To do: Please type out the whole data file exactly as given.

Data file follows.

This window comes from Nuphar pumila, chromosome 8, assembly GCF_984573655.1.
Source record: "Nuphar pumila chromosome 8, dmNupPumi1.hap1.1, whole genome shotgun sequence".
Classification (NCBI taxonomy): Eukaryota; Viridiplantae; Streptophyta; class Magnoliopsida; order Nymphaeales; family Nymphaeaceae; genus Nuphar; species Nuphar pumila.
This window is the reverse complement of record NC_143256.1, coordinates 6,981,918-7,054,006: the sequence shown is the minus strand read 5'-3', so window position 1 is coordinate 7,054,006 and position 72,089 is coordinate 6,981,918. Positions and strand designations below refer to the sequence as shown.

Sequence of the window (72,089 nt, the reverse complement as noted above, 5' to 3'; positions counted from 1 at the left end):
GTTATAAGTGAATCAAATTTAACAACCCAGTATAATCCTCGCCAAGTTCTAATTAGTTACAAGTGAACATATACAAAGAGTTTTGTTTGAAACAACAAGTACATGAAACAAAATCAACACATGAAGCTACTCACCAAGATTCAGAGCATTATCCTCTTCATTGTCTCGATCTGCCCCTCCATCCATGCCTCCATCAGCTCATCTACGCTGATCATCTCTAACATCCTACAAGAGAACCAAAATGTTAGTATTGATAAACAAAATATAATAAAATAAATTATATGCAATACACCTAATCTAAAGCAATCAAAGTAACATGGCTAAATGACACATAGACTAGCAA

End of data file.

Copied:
This window comes from Nuphar pumila, chromosome 8, assembly GCF_984573655.1.
Source record: "Nuphar pumila chromosome 8, dmNupPumi1.hap1.1, whole genome shotgun sequence".
Classification (NCBI taxonomy): Eukaryota; Viridiplantae; Streptophyta; class Magnoliopsida; order Nymphaeales; family Nymphaeaceae; genus Nuphar; species Nuphar pumila.
This window is the reverse complement of record NC_143256.1, coordinates 6,981,918-7,054,006: the sequence shown is the minus strand read 5'-3', so window position 1 is coordinate 7,054,006 and position 72,089 is coordinate 6,981,918. Positions and strand designations below refer to the sequence as shown.

Sequence of the window (72,089 nt, the reverse complement as noted above, 5' to 3'; positions counted from 1 at the left end):
GTTATAAGTGAATCAAATTTAACAACCCAGTATAATCCTCGCCAAGTTCTAATTAGTTACAAGTGAACATATACAAAGAGTTTTGTTTGAAACAACAAGTACATGAAACAAAATCAACACATGAAGCTACTCACCAAGATTCAGAGCATTATCCTCTTCATTGTCTCGATCTGCCCCTCCATCCATGCCTCCATCAGCTCATCTACGCTGATCATCTCTAACATCCTACAAGAGAACCAAAATGTTAGTATTGATAAACAAAATATAATAAAATAAATTATATGCAATACACCTAATCTAAAGCAATCAAAGTAACATGGCTAAATGACACATAGACTAGCAA